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June 2011

Plaintiff's lawyers in the Banner case are backing off from their own settlement

You can't make this stuff up. After essentially telling their clients that they should be dancing in the streets over the Banner Supply settlement, the plaintiff's lawyers are now backsliding.

While the cover story is "more transparency," that can't be what they really want. After all, it was the transparency forced on this miserable joke of a settlement that got the shysters to react.

It seems that other people started to notice that the only thing actually specified in the settlement was the total amount of money available, and how much would be paid to the attorneys.  Details regarding the client recovery are sketchy at best.

Even for plaintiff's lawyers, these guys are pretty stupid.

The much-touted Banner Supply settlement is a total scam

My latest HND piece takes a much-needed critical look at the latest nonsense being foisted on the poor victims of the Chinese drywall mess.

The greedy plaintiff's lawyers, led by chief perpetrator Arnold Levin, plan to split millions of dollars in fees, while the victims themselves will see no more than a few thousand—but even this small recovery is dubious, and is not nearly enough money to fix their homes.

Judge Eldon Fallon will likely not let this stand, but if he does, the homeowners are advised to use their small settlement to retain a bankruptcy attorney, declare Chapter 11, and walk away from their mortgages, since there will never be any relief for them.

Read the complete article.

More on medical identity theft

My latest HND piece expands on the topic discussed here a few months ago.

Medical identity theft is the biggest area within the fastest growing crime of identity theft. It is far more lucrative to steal someone's medical insurance information than their credit card data. Credit card info might get you five bucks on the black market, but good medical insurance data is worth hundreds.

Worse, the costs to clean up medical identity theft AVERAGE more than $20,000. Sadly, most people—even including those who have already been scammed in this manner—still don't do much to protect themselves.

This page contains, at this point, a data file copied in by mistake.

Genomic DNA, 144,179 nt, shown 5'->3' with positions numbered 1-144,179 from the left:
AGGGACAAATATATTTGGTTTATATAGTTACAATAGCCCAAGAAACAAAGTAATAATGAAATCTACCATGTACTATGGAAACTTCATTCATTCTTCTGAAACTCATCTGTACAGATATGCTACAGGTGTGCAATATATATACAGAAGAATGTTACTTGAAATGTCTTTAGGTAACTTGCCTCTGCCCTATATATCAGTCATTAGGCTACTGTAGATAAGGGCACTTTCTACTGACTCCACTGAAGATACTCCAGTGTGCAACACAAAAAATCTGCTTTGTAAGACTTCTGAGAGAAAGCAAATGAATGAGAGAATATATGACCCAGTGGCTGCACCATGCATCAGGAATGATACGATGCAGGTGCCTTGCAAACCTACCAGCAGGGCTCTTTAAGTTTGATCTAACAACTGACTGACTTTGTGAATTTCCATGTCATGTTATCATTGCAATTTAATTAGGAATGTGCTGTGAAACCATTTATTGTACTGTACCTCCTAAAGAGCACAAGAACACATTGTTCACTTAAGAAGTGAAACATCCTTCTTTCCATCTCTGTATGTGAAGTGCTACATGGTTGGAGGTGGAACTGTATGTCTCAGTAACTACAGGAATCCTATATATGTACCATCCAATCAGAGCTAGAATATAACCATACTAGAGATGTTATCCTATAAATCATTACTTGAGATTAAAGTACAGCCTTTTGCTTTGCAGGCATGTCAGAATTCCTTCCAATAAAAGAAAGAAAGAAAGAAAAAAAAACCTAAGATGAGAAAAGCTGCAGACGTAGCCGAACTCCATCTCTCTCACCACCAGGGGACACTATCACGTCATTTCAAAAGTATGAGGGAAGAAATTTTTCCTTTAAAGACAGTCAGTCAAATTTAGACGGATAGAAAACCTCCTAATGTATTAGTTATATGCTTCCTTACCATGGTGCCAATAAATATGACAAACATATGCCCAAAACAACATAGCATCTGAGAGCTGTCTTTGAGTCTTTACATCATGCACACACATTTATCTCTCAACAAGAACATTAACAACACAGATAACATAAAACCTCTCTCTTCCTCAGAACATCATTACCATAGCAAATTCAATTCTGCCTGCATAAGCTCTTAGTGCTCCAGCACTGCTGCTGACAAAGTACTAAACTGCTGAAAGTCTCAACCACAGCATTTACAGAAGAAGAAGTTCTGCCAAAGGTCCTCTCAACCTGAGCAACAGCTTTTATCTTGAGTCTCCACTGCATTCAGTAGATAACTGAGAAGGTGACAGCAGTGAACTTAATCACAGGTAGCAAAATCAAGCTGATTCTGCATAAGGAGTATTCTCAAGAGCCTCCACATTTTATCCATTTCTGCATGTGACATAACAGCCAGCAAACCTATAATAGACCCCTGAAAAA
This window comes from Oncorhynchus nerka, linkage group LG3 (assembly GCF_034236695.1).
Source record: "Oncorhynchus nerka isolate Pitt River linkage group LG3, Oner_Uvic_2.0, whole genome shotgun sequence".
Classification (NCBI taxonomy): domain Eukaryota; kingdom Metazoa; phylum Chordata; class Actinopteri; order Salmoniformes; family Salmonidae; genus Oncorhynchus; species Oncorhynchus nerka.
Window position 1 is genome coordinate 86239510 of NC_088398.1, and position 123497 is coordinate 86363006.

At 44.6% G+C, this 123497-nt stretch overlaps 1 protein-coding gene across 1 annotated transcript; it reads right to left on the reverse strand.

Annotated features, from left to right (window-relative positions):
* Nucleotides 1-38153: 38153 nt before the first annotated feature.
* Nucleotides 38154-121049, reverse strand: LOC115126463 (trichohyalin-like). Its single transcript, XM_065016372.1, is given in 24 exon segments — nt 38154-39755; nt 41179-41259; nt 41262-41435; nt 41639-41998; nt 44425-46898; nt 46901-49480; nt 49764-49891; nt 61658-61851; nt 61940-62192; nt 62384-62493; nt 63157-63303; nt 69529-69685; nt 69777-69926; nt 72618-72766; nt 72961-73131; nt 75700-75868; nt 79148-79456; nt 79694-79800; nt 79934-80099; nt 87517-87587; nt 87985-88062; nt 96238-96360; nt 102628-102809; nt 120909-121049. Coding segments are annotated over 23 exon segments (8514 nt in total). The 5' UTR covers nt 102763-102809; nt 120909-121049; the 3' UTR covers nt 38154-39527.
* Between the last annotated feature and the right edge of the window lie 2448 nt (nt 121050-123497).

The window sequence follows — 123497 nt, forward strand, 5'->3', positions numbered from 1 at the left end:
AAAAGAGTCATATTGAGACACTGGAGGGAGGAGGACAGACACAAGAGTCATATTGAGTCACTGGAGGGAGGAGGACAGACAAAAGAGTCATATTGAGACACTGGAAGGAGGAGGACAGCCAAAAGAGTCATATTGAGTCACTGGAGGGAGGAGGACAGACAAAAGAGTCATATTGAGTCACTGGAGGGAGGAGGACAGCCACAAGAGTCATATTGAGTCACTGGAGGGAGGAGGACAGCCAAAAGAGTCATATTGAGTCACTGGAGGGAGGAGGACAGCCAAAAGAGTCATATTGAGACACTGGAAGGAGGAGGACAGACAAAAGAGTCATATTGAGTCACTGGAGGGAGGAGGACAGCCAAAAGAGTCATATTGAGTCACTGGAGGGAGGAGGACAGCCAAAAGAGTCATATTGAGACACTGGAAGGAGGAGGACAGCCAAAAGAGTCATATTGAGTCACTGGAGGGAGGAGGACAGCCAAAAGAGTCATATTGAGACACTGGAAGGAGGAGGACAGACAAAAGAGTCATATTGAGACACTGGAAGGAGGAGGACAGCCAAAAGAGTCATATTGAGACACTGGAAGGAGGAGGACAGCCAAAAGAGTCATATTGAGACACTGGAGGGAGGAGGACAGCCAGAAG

While this problem may never be completely solved, we can take some solace in the good news that browsers, including up-and-comer Maxthon, are getting more secure.

Read the complete article.

Beware of overzealous environmental regulators

In my latest Health News Digest article, I attack the fear-mongering regulators, who have used cancer as their favorite boogeyman for decades. For far too long, people are our side of the debate have attempted to use science to promote our argument.

However, there are several problems with this...

1.    It has almost never worked. Indeed, it hasn't worked since Silent Spring was published in 1962.

2.    "Science" is in the eye of the beholder, with far too many scientists—especially in academia—being chemophobes themselves.

3.    Given the state of public awareness of scientific principles, an appeal to emotions will always win out. Or, as we say in marketing, if the choice is between cerebral or limbic, choose limbic every time! Despite more than 6,000 papers on BPA for example, and its being given a clean bill of health again and again, the fear entrepreneurs continue to use it successfully for fund raising.

Instead of lame calls to "Science," we should invoke the very same Precautionary Principle always touted by the other side. That is, if a particular widely used chemical is to be effectively banned by the regulators, only to be replaced by some compound with not nearly the same amount of history, the burden of proof that there will be no harm caused by such action is theirs.

Read the complete article.

Weiner's wife pregnant? I'll believe it when I see it

The very convenient announcement, by "unnamed sources" that his wife is pregnant, came out on the heels of further revelations and more sordid details about the congressman. As such, this has all the earmarks of a Clintonesque spin strategy.

My take is that she is not pregnant at all, but this is instead a bid to garner some sympathy for him. After all, who would be callous enough to question her? Except "she"—his wife—did not make the announcement, did she? Moreover, if he is still in trouble a month from now, the next stratagem will be to claim a tragic miscarriage, caused no doubt by all this harassment from the media and Weiner's political foes.